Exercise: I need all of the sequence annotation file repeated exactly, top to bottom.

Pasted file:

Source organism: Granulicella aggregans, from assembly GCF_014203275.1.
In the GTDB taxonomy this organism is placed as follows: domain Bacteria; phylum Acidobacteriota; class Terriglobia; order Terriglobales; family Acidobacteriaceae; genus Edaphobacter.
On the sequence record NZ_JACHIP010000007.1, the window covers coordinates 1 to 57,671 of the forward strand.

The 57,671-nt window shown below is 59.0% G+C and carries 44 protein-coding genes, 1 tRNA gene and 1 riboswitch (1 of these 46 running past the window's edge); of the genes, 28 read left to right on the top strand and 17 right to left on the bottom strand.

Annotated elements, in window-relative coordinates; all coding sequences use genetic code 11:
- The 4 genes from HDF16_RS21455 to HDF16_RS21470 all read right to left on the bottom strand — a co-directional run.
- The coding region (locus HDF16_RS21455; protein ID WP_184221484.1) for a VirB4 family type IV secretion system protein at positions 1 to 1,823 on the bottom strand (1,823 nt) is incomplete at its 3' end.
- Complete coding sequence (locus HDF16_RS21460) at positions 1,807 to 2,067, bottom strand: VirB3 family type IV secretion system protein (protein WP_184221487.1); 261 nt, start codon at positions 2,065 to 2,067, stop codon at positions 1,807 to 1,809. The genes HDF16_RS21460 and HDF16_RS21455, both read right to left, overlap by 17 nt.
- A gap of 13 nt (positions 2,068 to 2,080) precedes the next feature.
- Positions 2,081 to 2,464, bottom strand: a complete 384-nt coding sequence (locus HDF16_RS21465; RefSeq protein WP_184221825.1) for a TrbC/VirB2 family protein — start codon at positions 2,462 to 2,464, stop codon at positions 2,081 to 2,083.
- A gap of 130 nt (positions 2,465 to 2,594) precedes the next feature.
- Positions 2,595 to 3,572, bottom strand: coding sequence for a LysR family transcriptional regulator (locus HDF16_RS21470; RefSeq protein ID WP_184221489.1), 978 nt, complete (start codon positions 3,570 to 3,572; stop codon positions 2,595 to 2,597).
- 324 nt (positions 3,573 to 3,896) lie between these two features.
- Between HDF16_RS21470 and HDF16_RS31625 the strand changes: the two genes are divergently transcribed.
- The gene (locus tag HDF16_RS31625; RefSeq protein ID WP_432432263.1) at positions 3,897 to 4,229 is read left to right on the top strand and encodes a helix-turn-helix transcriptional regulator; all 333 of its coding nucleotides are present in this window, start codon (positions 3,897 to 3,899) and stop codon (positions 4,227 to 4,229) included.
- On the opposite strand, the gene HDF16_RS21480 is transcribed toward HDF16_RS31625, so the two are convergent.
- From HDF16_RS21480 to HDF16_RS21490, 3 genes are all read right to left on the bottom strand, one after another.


Source organism: Granulicella aggregans, from assembly GCF_014203275.1.
In the GTDB taxonomy this organism is placed as follows: domain Bacteria; phylum Acidobacteriota; class Terriglobia; order Terriglobales; family Acidobacteriaceae; genus Edaphobacter.
On the sequence record NZ_JACHIP010000007.1, the window covers coordinates 1 to 57,671 of the forward strand.

The 57,671-nt window shown below is 59.0% G+C and carries 44 protein-coding genes, 1 tRNA gene and 1 riboswitch (1 of these 46 running past the window's edge); of the genes, 28 read left to right on the top strand and 17 right to left on the bottom strand.

Annotated elements, in window-relative coordinates; all coding sequences use genetic code 11:
- The 4 genes from HDF16_RS21455 to HDF16_RS21470 all read right to left on the bottom strand — a co-directional run.
- The coding region (locus HDF16_RS21455; protein ID WP_184221484.1) for a VirB4 family type IV secretion system protein at positions 1 to 1,823 on the bottom strand (1,823 nt) is incomplete at its 3' end.
- Complete coding sequence (locus HDF16_RS21460) at positions 1,807 to 2,067, bottom strand: VirB3 family type IV secretion system protein (protein WP_184221487.1); 261 nt, start codon at positions 2,065 to 2,067, stop codon at positions 1,807 to 1,809. The genes HDF16_RS21460 and HDF16_RS21455, both read right to left, overlap by 17 nt.
- A gap of 13 nt (positions 2,068 to 2,080) precedes the next feature.
- Positions 2,081 to 2,464, bottom strand: a complete 384-nt coding sequence (locus HDF16_RS21465; RefSeq protein WP_184221825.1) for a TrbC/VirB2 family protein — start codon at positions 2,462 to 2,464, stop codon at positions 2,081 to 2,083.
- A gap of 130 nt (positions 2,465 to 2,594) precedes the next feature.
- Positions 2,595 to 3,572, bottom strand: coding sequence for a LysR family transcriptional regulator (locus HDF16_RS21470; RefSeq protein ID WP_184221489.1), 978 nt, complete (start codon positions 3,570 to 3,572; stop codon positions 2,595 to 2,597).
- 324 nt (positions 3,573 to 3,896) lie between these two features.
- Between HDF16_RS21470 and HDF16_RS31625 the strand changes: the two genes are divergently transcribed.
- The gene (locus tag HDF16_RS31625; RefSeq protein ID WP_432432263.1) at positions 3,897 to 4,229 is read left to right on the top strand and encodes a helix-turn-helix transcriptional regulator; all 333 of its coding nucleotides are present in this window, start codon (positions 3,897 to 3,899) and stop codon (positions 4,227 to 4,229) included.
- On the opposite strand, the gene HDF16_RS21480 is transcribed toward HDF16_RS31625, so the two are convergent.
- From HDF16_RS21480 to HDF16_RS21490, 3 genes are all read right to left on the bottom strand, one after another.